GCPS 4th graders show what they know this spring…
Georgia Milestones Online
The 4th Grade Georgia Milestones Assessment is part of the Georgia Milestones assessment system, spanning 3rd grade to high school. This state assessment measures how well 4th grade students have learned knowledge and skills in the core areas of language arts and mathematics. This assessment provides information about student achievement and readiness to move on to the next level of learning.
All Georgia students will take the assessment online. Students answer technology-enhanced questions as part of the assessment. (See below for more about the types of questions on the Milestones assessment.) Here in Gwinnett County Public Schools (GCPS), the testing calendar and an increase in the number of computers available for testing ensure a smooth testing experience for students and allow for a normal instructional day for students who are not in testing.
So, what do I need to know about Milestones for my 4th grader?
Instruction Continues During Testing.
Schools follow a district testing schedule that is designed to maximize the instructional time for our students. In addition, GCPS has invested in additional devices so that schools have enough available technology to assess students while still being able to use technology in the classroom to enhance instruction. The additional devices allow more students to test at a given time, reducing the total number of days required to complete testing. This schedule also helps to ensure that children are rested and ready for testing. With this schedule, Milestones seems less like a testing event and more like a regular school day.
Access to Computers for Testing.
The technology-enhanced questions require higher technology specifications on computers used for testing. Your child’s school has enough computers with adequate capacity so that every student in a grade level will be able to take a Milestones exam on the designated day, using morning and afternoon sessions if needed. As much as possible, computers in the media center and productivity labs will not be used for testing so that students in other grades and subjects have continued access to these technology resources on testing days.
Milestones is not an “all day” event. Times for each assessment range from 30 minutes up to 90 minutes on any given day. Students will continue instruction and normal school activities the rest of the day.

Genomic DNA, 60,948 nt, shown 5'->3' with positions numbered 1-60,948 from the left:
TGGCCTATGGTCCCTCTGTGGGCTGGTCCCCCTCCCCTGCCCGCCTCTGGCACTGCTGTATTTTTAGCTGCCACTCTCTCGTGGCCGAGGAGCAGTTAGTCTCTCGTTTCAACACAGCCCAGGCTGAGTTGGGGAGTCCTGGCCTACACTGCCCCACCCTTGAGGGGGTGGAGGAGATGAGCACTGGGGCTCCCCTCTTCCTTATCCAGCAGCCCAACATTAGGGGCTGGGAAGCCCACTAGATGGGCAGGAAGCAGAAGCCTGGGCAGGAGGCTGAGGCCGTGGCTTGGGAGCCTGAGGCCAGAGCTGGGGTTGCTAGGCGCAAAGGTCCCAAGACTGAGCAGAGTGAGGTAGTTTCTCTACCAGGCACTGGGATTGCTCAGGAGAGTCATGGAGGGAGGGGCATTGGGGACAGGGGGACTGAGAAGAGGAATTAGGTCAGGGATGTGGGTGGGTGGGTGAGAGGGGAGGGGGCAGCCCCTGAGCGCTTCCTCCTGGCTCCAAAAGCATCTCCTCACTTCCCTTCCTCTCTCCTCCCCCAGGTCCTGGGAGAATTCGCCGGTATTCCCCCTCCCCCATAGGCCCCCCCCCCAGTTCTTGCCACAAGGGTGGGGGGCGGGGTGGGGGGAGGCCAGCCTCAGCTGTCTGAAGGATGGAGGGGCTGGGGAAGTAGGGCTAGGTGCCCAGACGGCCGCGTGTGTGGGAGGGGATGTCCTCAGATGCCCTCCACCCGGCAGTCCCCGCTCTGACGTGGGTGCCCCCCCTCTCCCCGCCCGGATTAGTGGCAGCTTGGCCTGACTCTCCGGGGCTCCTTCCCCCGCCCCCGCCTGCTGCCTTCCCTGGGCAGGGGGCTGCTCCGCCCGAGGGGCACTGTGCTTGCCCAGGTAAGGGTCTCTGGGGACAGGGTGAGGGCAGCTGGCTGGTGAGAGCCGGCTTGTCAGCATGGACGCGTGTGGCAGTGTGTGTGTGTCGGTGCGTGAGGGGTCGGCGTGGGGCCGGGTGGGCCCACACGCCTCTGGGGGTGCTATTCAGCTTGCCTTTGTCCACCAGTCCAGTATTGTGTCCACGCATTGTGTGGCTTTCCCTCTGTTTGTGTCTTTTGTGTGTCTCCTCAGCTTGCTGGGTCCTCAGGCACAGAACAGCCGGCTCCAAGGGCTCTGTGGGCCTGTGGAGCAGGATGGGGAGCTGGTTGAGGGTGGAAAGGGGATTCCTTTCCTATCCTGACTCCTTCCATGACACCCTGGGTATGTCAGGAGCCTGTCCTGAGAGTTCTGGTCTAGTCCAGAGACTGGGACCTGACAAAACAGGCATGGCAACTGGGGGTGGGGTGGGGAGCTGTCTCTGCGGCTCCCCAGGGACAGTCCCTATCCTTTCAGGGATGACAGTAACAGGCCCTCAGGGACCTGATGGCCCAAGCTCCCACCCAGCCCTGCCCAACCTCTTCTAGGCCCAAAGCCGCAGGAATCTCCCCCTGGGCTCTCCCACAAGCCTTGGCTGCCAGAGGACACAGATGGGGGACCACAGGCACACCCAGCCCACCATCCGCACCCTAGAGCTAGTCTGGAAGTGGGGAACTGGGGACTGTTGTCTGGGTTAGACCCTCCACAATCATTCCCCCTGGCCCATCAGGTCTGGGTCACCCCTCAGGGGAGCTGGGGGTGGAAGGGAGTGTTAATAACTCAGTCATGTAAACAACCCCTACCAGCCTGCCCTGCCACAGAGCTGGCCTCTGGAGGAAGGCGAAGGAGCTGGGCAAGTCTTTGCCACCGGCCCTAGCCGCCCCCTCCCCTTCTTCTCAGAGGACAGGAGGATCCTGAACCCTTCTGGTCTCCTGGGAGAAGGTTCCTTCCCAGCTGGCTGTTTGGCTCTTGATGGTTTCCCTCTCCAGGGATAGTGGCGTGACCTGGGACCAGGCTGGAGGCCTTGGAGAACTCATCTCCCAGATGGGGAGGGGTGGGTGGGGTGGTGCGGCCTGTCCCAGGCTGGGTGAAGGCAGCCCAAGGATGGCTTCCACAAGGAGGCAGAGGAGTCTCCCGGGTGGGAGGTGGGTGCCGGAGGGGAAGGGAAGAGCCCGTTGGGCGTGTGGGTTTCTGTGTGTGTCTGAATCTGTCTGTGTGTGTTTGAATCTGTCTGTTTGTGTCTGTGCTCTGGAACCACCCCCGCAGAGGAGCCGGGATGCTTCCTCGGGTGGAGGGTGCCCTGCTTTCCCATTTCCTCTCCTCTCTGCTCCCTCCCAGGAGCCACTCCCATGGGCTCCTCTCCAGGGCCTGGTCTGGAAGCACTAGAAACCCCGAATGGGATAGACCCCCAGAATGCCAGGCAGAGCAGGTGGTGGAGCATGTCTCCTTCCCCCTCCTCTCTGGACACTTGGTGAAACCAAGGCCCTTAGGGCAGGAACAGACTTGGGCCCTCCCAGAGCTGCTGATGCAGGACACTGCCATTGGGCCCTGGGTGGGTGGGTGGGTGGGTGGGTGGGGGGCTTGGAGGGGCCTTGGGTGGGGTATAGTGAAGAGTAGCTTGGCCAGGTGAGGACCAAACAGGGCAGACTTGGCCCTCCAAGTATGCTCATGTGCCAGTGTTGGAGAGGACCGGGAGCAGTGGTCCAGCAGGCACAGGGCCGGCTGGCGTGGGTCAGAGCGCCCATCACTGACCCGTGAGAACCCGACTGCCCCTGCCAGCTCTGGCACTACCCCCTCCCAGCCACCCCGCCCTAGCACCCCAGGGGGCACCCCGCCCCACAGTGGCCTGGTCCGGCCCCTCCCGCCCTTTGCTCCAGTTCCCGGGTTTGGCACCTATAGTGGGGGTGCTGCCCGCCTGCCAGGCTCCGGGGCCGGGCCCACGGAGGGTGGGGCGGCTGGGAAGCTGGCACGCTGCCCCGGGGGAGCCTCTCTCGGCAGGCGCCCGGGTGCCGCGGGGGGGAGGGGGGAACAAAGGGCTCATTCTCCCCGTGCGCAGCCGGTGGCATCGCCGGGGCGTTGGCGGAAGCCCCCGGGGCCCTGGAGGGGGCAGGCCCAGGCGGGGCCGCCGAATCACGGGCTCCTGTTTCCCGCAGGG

Your student will be ready! Gwinnett’s Academic Knowledge and Skills (AKS) curriculum includes all of the state standards, so the teaching and learning that goes on in the classroom every day prepares students for the rigorous assessments of Georgia Milestones. In addition, classwork, homework, quizzes, and tests throughout the school year prepare students for the assessment. Of course, regular school attendance and participation in the classroom is critical to a student’s academic success as well.
You can support your student. Remind your child that the tests will cover material learned in class.Please reference the Georgia Department of Education Milestones Resources page for additional support materials.
Your student can practice. Help your student practice using the online testing environment and the tools that will be used for testing. Visit GAExperienceOnline.com, select “Test Practice,” and follow the prompts to see the types of questions and tools available.
Types of Questions for 4th Grade Milestones
Georgia Milestones includes four types of questions:
Selected Response: These multiple-choice questions in the language arts and mathematics assessments require students to select an answer from a set of options.
Constructed Response: Used for both the language arts and mathematics exams, these open-ended questions require students to generate a response that both answers the question and provides an explanation.
Extended Response: In the writing component of the language arts assessment, students answer questions with more in-depth answers and extensive explanation.
Technology-Enhanced Response: These items are more interactive, requiring students to use technology to answer the question. Examples include a “drag and drop” response, editing text, shading an object, or classifying items. These items are part of both assessments.